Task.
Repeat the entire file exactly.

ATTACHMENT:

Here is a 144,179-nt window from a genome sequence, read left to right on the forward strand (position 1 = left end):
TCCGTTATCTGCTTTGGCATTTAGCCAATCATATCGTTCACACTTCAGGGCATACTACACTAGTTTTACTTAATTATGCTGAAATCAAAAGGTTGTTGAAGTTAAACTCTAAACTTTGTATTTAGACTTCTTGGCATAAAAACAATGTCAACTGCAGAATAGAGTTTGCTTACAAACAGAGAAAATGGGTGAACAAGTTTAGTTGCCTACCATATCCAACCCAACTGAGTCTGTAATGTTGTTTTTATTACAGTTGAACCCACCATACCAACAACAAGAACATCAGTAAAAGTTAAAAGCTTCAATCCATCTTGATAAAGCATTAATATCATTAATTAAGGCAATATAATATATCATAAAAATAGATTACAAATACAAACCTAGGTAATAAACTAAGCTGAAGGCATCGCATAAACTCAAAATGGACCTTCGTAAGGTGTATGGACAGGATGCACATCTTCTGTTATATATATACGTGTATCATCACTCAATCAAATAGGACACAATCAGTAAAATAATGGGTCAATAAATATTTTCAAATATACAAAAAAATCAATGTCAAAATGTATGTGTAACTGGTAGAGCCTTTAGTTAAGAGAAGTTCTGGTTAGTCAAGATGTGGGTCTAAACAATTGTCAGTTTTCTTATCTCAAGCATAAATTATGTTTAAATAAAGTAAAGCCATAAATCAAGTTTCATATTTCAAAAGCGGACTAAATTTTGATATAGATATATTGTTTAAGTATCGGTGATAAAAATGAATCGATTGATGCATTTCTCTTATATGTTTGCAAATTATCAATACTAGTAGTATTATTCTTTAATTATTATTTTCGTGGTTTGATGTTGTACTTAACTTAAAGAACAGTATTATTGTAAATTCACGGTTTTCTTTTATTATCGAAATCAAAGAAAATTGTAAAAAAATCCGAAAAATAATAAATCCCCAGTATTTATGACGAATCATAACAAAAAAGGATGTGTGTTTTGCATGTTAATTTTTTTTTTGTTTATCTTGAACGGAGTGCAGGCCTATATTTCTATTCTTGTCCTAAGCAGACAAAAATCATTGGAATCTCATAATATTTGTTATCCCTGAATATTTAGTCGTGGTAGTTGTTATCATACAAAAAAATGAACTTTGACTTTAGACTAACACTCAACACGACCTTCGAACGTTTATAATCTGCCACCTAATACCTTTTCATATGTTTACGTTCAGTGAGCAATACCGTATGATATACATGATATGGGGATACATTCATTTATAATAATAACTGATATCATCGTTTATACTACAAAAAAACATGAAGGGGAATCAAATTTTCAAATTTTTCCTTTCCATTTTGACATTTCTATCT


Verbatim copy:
Here is a 144,179-nt window from a genome sequence, read left to right on the forward strand (position 1 = left end):
TCCGTTATCTGCTTTGGCATTTAGCCAATCATATCGTTCACACTTCAGGGCATACTACACTAGTTTTACTTAATTATGCTGAAATCAAAAGGTTGTTGAAGTTAAACTCTAAACTTTGTATTTAGACTTCTTGGCATAAAAACAATGTCAACTGCAGAATAGAGTTTGCTTACAAACAGAGAAAATGGGTGAACAAGTTTAGTTGCCTACCATATCCAACCCAACTGAGTCTGTAATGTTGTTTTTATTACAGTTGAACCCACCATACCAACAACAAGAACATCAGTAAAAGTTAAAAGCTTCAATCCATCTTGATAAAGCATTAATATCATTAATTAAGGCAATATAATATATCATAAAAATAGATTACAAATACAAACCTAGGTAATAAACTAAGCTGAAGGCATCGCATAAACTCAAAATGGACCTTCGTAAGGTGTATGGACAGGATGCACATCTTCTGTTATATATATACGTGTATCATCACTCAATCAAATAGGACACAATCAGTAAAATAATGGGTCAATAAATATTTTCAAATATACAAAAAAATCAATGTCAAAATGTATGTGTAACTGGTAGAGCCTTTAGTTAAGAGAAGTTCTGGTTAGTCAAGATGTGGGTCTAAACAATTGTCAGTTTTCTTATCTCAAGCATAAATTATGTTTAAATAAAGTAAAGCCATAAATCAAGTTTCATATTTCAAAAGCGGACTAAATTTTGATATAGATATATTGTTTAAGTATCGGTGATAAAAATGAATCGATTGATGCATTTCTCTTATATGTTTGCAAATTATCAATACTAGTAGTATTATTCTTTAATTATTATTTTCGTGGTTTGATGTTGTACTTAACTTAAAGAACAGTATTATTGTAAATTCACGGTTTTCTTTTATTATCGAAATCAAAGAAAATTGTAAAAAAATCCGAAAAATAATAAATCCCCAGTATTTATGACGAATCATAACAAAAAAGGATGTGTGTTTTGCATGTTAATTTTTTTTTTGTTTATCTTGAACGGAGTGCAGGCCTATATTTCTATTCTTGTCCTAAGCAGACAAAAATCATTGGAATCTCATAATATTTGTTATCCCTGAATATTTAGTCGTGGTAGTTGTTATCATACAAAAAAATGAACTTTGACTTTAGACTAACACTCAACACGACCTTCGAACGTTTATAATCTGCCACCTAATACCTTTTCATATGTTTACGTTCAGTGAGCAATACCGTATGATATACATGATATGGGGATACATTCATTTATAATAATAACTGATATCATCGTTTATACTACAAAAAAACATGAAGGGGAATCAAATTTTCAAATTTTTCCTTTCCATTTTGACATTTCTATCT